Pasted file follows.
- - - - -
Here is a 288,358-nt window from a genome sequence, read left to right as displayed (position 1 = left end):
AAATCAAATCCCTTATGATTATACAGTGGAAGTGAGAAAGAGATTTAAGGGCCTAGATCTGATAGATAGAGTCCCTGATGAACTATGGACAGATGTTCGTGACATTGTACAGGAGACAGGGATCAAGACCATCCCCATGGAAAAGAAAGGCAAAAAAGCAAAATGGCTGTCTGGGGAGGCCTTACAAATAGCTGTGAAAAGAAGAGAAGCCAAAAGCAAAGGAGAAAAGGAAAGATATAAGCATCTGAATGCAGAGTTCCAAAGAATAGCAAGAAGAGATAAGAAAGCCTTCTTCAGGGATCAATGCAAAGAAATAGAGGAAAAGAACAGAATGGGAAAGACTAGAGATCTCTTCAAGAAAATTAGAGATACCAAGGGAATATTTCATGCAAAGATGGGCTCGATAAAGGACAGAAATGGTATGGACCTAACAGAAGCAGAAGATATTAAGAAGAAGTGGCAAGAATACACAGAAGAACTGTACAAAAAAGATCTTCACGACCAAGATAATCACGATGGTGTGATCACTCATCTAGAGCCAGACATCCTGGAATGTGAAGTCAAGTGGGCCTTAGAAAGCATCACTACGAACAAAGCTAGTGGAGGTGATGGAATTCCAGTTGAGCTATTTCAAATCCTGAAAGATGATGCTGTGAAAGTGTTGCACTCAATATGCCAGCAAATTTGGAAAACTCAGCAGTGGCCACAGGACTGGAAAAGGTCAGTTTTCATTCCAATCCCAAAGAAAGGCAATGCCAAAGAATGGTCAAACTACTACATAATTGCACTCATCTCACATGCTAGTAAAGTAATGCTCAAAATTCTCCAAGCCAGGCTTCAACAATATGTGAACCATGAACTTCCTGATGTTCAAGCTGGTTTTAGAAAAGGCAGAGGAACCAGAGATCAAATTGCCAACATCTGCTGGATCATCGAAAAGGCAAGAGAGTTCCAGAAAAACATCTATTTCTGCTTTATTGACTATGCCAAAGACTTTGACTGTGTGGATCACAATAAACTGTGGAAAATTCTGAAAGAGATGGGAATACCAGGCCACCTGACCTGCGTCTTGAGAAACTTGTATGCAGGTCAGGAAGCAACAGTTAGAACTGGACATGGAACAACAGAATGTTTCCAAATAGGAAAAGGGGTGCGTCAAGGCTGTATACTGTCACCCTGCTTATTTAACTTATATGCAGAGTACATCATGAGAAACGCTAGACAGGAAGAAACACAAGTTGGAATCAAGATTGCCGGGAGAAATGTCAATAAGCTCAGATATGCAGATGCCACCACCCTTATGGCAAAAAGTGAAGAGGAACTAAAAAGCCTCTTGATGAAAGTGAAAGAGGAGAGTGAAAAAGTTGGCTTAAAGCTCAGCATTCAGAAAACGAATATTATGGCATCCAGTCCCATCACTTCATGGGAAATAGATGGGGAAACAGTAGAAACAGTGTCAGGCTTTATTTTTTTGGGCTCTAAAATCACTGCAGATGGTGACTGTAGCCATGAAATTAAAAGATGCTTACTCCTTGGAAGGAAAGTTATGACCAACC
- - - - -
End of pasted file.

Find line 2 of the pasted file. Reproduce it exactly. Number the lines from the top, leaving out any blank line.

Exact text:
AAATCAAATCCCTTATGATTATACAGTGGAAGTGAGAAAGAGATTTAAGGGCCTAGATCTGATAGATAGAGTCCCTGATGAACTATGGACAGATGTTCGTGACATTGTACAGGAGACAGGGATCAAGACCATCCCCATGGAAAAGAAAGGCAAAAAAGCAAAATGGCTGTCTGGGGAGGCCTTACAAATAGCTGTGAAAAGAAGAGAAGCCAAAAGCAAAGGAGAAAAGGAAAGATATAAGCATCTGAATGCAGAGTTCCAAAGAATAGCAAGAAGAGATAAGAAAGCCTTCTTCAGGGATCAATGCAAAGAAATAGAGGAAAAGAACAGAATGGGAAAGACTAGAGATCTCTTCAAGAAAATTAGAGATACCAAGGGAATATTTCATGCAAAGATGGGCTCGATAAAGGACAGAAATGGTATGGACCTAACAGAAGCAGAAGATATTAAGAAGAAGTGGCAAGAATACACAGAAGAACTGTACAAAAAAGATCTTCACGACCAAGATAATCACGATGGTGTGATCACTCATCTAGAGCCAGACATCCTGGAATGTGAAGTCAAGTGGGCCTTAGAAAGCATCACTACGAACAAAGCTAGTGGAGGTGATGGAATTCCAGTTGAGCTATTTCAAATCCTGAAAGATGATGCTGTGAAAGTGTTGCACTCAATATGCCAGCAAATTTGGAAAACTCAGCAGTGGCCACAGGACTGGAAAAGGTCAGTTTTCATTCCAATCCCAAAGAAAGGCAATGCCAAAGAATGGTCAAACTACTACATAATTGCACTCATCTCACATGCTAGTAAAGTAATGCTCAAAATTCTCCAAGCCAGGCTTCAACAATATGTGAACCATGAACTTCCTGATGTTCAAGCTGGTTTTAGAAAAGGCAGAGGAACCAGAGATCAAATTGCCAACATCTGCTGGATCATCGAAAAGGCAAGAGAGTTCCAGAAAAACATCTATTTCTGCTTTATTGACTATGCCAAAGACTTTGACTGTGTGGATCACAATAAACTGTGGAAAATTCTGAAAGAGATGGGAATACCAGGCCACCTGACCTGCGTCTTGAGAAACTTGTATGCAGGTCAGGAAGCAACAGTTAGAACTGGACATGGAACAACAGAATGTTTCCAAATAGGAAAAGGGGTGCGTCAAGGCTGTATACTGTCACCCTGCTTATTTAACTTATATGCAGAGTACATCATGAGAAACGCTAGACAGGAAGAAACACAAGTTGGAATCAAGATTGCCGGGAGAAATGTCAATAAGCTCAGATATGCAGATGCCACCACCCTTATGGCAAAAAGTGAAGAGGAACTAAAAAGCCTCTTGATGAAAGTGAAAGAGGAGAGTGAAAAAGTTGGCTTAAAGCTCAGCATTCAGAAAACGAATATTATGGCATCCAGTCCCATCACTTCATGGGAAATAGATGGGGAAACAGTAGAAACAGTGTCAGGCTTTATTTTTTTGGGCTCTAAAATCACTGCAGATGGTGACTGTAGCCATGAAATTAAAAGATGCTTACTCCTTGGAAGGAAAGTTATGACCAACC